Using the Internet to Find Appropriate Scholarship Awards Using the Internet to Find Appropriate Scholarship Awards

Using the Internet to Find Appropriate Scholarship Awards Using the Internet to Find Appropriate Scholarship Awards

Using the Internet to Find Appropriate Scholarship Awards

I am the father of  two sons, both of whom are in college. My unfortunate experience has been that my kids are not interested in looking for scholarships because, as they put it, looking for money to pay their tuition is my burden, not theirs. If you have kids that feel the same, this post is for you.

The two most effective internet tools for finding scholarships are Google and Twitter.

In my opinion, Google is the most powerful search engine and Twitter is the most widely used social media platform. Combine the powers of those two tools and you, my fellow parent, become unstoppable. Using these two tools is fairly simple and to the point. The most difficult part of this process is not knowing how to use it.

Google has a few very nice features:

  • It is free
  • You can reword a search and use as many characters as you need to
  • You don’t need an account
  • It comes with a few apps you can access on the search engine page

Remember, the more specific the search item, the more specific your results will be. The more specific your results, the higher the chances of your getting that award.

For example:
Instead of typing in “scholarships for the graduating class of 2022,” type in “scholarships for the graduating class of 22 premed major.” Now compare the two results. Which list gives you the more customized results?

Let’s use another example:

  1. Type into the Google search field “scholarships for minorities”
  2. Open a new tab and type “scholarships for minorities of Caribbean descent”
  3. Compare the two results

Which list is more custom-made for you?

If you perform the same experiment for Google on the Twitter platform, the results may be the same. However, you will notice with both tools, the more specific the search the better the results will be.

In other words, customize the search according to what you know about yourself and you will not be disappointed. Now, use a trait you know about yourself and perform the same experiment.

Exciting isn’t it?

Scholars Fund has a list of questions that help to customize your search for tuition funds that do not include loans.

 

Now the fun begins, fellow parents. Take a few character traits you know of your children and play with the Google and Twitter tools and see how much money you can acquire to pay their tuition. Do you see why we encourage the mantra “Any student can get a full ride?”

We have another question.

Would you rather help the student find money or pay the tuition debt for the rest of their lives?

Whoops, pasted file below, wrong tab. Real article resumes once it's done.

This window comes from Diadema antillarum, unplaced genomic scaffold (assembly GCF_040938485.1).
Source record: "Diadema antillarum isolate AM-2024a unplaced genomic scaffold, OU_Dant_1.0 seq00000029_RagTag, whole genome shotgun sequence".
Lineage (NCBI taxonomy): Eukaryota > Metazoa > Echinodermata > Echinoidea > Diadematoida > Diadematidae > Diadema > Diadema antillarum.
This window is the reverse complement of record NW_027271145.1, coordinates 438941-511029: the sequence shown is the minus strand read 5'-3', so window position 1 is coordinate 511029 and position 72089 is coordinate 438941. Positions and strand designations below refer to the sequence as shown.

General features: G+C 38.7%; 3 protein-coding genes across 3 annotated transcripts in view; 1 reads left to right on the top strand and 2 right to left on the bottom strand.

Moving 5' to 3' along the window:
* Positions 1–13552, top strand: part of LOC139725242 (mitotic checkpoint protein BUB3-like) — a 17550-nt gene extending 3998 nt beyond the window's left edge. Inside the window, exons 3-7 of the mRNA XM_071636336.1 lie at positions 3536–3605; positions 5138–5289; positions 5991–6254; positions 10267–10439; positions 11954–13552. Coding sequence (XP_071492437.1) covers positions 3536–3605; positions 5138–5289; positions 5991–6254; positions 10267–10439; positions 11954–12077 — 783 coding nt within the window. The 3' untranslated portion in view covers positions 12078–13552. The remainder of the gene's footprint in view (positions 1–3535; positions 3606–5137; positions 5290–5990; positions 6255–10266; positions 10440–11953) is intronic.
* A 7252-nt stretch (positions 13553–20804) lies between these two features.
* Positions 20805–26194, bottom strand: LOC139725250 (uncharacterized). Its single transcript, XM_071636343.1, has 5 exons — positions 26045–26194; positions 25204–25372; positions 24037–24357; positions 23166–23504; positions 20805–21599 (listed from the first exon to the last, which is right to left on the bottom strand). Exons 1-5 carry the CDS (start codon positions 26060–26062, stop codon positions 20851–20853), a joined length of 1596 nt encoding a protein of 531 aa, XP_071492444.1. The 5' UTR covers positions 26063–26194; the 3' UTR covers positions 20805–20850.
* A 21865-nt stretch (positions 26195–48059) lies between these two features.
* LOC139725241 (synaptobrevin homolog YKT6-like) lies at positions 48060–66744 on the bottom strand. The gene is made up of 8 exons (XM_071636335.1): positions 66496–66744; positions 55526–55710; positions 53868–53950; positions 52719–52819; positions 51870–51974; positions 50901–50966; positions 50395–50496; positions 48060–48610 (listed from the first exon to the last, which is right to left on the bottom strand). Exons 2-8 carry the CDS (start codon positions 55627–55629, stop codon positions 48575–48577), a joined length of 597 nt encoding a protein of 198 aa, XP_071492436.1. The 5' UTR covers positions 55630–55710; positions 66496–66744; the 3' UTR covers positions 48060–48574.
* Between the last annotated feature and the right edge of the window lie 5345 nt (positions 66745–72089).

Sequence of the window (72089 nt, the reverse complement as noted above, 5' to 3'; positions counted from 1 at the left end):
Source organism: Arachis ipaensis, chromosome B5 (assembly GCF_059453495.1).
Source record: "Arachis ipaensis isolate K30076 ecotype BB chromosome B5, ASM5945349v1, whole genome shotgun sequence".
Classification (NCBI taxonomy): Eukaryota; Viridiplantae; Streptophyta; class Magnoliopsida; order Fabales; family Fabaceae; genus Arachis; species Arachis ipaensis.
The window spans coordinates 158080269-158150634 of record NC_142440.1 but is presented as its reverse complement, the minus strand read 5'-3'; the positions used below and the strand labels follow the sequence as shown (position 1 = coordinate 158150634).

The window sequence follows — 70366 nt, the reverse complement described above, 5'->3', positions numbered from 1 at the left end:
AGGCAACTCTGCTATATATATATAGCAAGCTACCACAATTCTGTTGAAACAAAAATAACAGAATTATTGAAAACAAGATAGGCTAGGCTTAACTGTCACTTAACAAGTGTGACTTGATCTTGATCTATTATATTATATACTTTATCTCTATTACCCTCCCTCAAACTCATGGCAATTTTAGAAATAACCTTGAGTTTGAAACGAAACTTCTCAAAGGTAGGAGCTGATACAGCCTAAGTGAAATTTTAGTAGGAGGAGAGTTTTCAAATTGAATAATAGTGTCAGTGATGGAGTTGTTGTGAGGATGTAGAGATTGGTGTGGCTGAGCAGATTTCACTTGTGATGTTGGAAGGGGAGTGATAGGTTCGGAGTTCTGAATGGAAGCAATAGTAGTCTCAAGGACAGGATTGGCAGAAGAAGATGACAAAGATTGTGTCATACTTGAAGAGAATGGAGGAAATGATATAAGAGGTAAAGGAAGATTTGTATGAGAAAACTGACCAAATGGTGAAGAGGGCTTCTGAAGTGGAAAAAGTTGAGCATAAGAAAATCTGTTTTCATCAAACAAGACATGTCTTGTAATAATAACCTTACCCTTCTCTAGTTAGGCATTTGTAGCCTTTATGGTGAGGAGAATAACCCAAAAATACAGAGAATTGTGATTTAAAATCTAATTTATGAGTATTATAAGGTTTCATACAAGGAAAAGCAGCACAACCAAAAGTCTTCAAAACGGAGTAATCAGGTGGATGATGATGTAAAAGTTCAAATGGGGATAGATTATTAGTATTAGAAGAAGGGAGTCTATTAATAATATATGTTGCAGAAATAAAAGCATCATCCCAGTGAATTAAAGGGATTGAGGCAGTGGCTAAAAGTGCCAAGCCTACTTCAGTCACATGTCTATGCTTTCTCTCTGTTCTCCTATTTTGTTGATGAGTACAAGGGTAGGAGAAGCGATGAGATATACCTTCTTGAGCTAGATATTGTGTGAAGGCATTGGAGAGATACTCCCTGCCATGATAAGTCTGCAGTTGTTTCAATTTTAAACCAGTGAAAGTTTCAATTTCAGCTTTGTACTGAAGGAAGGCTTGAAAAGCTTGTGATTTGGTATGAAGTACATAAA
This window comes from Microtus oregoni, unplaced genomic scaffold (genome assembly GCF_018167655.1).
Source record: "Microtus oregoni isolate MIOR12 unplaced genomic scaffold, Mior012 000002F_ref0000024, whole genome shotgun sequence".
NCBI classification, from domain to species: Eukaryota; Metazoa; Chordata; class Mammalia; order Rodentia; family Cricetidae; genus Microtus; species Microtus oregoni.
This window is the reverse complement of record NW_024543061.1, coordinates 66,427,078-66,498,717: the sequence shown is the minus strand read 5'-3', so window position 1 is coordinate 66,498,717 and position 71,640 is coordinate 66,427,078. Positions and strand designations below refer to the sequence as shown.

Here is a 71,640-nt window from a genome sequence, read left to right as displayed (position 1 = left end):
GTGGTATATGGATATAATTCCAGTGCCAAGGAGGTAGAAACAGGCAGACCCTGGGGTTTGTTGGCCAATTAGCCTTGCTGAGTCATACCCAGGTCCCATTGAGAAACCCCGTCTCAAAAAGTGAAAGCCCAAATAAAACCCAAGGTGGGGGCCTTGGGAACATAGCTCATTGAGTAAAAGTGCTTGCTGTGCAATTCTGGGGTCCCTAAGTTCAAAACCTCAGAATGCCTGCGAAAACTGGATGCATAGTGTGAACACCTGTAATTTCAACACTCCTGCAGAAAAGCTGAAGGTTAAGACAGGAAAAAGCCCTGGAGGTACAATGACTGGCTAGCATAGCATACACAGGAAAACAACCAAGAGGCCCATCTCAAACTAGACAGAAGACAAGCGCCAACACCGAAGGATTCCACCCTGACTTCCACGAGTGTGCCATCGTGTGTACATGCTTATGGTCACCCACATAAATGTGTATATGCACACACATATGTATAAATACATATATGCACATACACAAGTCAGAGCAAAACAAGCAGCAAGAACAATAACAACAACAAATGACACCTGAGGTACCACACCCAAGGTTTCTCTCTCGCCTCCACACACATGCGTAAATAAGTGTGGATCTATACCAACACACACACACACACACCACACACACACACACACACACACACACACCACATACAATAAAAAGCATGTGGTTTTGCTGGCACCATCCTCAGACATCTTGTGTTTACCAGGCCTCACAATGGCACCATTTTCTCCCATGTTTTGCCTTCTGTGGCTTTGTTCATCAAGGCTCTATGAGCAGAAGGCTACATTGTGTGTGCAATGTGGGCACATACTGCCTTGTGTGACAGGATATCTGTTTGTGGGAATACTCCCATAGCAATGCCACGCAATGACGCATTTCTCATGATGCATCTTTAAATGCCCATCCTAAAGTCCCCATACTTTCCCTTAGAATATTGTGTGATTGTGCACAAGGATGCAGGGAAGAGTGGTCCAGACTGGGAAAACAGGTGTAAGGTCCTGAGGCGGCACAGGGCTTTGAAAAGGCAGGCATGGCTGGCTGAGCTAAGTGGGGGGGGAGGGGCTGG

Sometimes having an internet savvy person do a search for you can be time saving. We have such a person on our team by the name of Casey Matthews.

He is a wiz kid at finding any type of information, especially with non-loan tuition information.

  • Contact him at com.

You will not be disappointed.

 

Twitter is probably the most famous social media tool on the internet right now. I would like to think one of our most famous presidents used it to do all types of questionable things. In one hundred and forty characters, a scholarship seeker can locate and acquire the number of awards needed to fund an entire higher education endeavor.

Here are some fun facts about Twitter:

  • You don’t need an account to find funds
  • The more specific you are about your inquiry, the better the results
  • You can customize your search, thereby narrowing your results and increasing your award total
  • You can use Twitter to quickly find other means of financing your education without using the malicious loans. All-in-all, it is a wonderful, free, and powerful tool at your disposal anytime you need it.

We would like to suggest the following examination:

  1. Go to Twitter and type “scholarships for graduating class of 2021”
  2. Note the results
  3. Now go back and type “scholarships for minorities affected by COVD-19”

You will find that the results of the two searches are very different. The first search returned a large variety of items you may not even want to use. The second search gave you information that is usable.

The saying goes, “Garbage in, garbage out.”

Here at Scholars Fund, we say, “Vagueness in, vagueness out. Specificity in, specificity out.” Remember with greater specificity comes a greater amount of usable results which brings a higher amount of awards.

You can also use Google Alerts.

This is the only search function that I know of that finds the information and sends it to your email address. Did we mention it is free?

  1. Go to www.Googlealerts.com
  2. You will be asked to place your search words in the search field.
  3. You will be asked to enter the email address you want the information sent to
  4. You will be asked to enter your username and password to your email address.
  • For most people, releasing that information creates discomfort. Ultimately, getting information to your inbox using this method is completely up to you.

At Scholars Fund, we speak from personal experience when we say that Google Alerts is an impressive search tool.

There will be a number of other items you can request. However, the above information is essentially all you need to start your search.

Once you’ve entered all the information needed, go to the bottom of the page and click submit or enter.

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